They stressed the need to deepen the African Union-United Nations-Economic Community of West African States (ECOWAS) collaboration to support the transition in Mali, including the launch of priority reforms and preparation of elections and underscoring the need to prioritize the needs of youth, women’s equal and effective participation and strengthened social cohesion.
They welcomed the transitional Government’s efforts regarding the development of a consensual road map for the implementation of the Peace Agreement provisions.
Regarding the Horn of Africa, the Conference highlighted the commitment of both Organizations to the ongoing political transitions in Ethiopia, Sudan and South Sudan, and underscored the need for sustained and coordinated international support through which the region can fully realize its potential and deal with the challenges it currently faces.
On the situation in Ethiopia’s Tigray region, the Chairperson and the Secretary-General underscored the imperative need to protect civilians, ensure the respect for human rights, and facilitate unfettered humanitarian access for the provision of life-saving assistance. They welcomed the decision by the Chairperson of the African Union, President Cyril Ramaphosa (South Africa), to appoint three Envoys to express in these circumstances Africa-wide solidarity to the Ethiopian people. They further called for a dialogue and full respect for stability, territorial integrity, unity and the constitutional order in Ethiopia.
On Somalia, the African Union and the United Nations underscored the need for dialogue on the upcoming elections to ensure the delivery of free, fair and transparent elections in February 2021. They further called for continued engagement among Somalia’s leaders to establish an agreed road map to universal elections in 2024/25. They stressed that any agreement on international support to Somalia’s security environment post-2021 must ensure that the gains made by the African Union Mission in Somalia (AMISOM) are not reversed and called on international partners to provide resources for the implementation of the Somali Transition Plan. They further called for commitment by all Somali stakeholders towards achieving the transition plan and targets.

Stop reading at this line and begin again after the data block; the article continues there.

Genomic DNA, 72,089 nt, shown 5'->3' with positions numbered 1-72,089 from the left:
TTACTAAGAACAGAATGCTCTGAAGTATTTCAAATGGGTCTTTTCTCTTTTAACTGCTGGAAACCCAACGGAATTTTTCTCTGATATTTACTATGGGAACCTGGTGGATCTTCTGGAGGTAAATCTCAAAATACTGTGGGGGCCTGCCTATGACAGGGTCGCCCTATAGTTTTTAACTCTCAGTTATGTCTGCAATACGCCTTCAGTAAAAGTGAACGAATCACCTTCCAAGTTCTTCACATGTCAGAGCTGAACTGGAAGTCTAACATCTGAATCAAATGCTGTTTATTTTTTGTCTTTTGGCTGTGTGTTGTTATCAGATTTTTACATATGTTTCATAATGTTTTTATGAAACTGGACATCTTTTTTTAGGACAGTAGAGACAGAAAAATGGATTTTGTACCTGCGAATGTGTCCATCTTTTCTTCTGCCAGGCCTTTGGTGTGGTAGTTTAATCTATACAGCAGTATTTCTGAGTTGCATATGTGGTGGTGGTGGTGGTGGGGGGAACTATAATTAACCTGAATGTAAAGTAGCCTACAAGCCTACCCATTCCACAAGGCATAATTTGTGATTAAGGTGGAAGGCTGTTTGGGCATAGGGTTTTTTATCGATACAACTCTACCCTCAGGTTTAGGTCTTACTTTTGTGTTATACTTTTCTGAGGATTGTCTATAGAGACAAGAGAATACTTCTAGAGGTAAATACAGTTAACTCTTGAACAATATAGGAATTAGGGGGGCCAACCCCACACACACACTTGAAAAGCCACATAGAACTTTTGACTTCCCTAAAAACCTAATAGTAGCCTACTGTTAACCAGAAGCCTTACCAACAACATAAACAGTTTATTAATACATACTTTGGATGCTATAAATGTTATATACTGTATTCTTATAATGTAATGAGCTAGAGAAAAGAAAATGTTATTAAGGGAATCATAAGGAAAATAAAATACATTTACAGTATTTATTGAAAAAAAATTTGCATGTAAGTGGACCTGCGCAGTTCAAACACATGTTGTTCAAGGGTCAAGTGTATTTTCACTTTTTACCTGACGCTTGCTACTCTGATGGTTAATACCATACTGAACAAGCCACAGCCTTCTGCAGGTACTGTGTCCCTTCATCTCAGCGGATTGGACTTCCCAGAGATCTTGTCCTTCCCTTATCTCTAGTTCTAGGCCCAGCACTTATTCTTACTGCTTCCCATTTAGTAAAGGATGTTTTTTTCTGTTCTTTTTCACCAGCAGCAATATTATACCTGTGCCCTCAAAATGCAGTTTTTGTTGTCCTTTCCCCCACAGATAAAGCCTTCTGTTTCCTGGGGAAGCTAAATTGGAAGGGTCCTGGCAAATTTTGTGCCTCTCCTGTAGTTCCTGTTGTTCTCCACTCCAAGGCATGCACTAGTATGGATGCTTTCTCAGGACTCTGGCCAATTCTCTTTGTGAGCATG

On the Central African Republic, the Chairperson and the Secretary-General welcomed the progress made in the preparations for the general elections, as well as the implementation of the Political Agreement, signed in February 2019, between the Government and armed groups. They further encouraged signatory parties to redouble efforts to advance the peace process, including the full implementation of the Political Agreement. They also called on all political stakeholders to continue working together to create conditions conducive to the holding of peaceful, credible and inclusive elections within constitutional timelines.
On the Democratic Republic of the Congo, they expressed concern over political tensions, which could divert efforts to address security challenges in conflict-affected areas where the humanitarian situation has deteriorated. They called upon all stakeholders to resolve their differences through dialogue, in accordance with the Constitution and the greater interest of the Congolese people.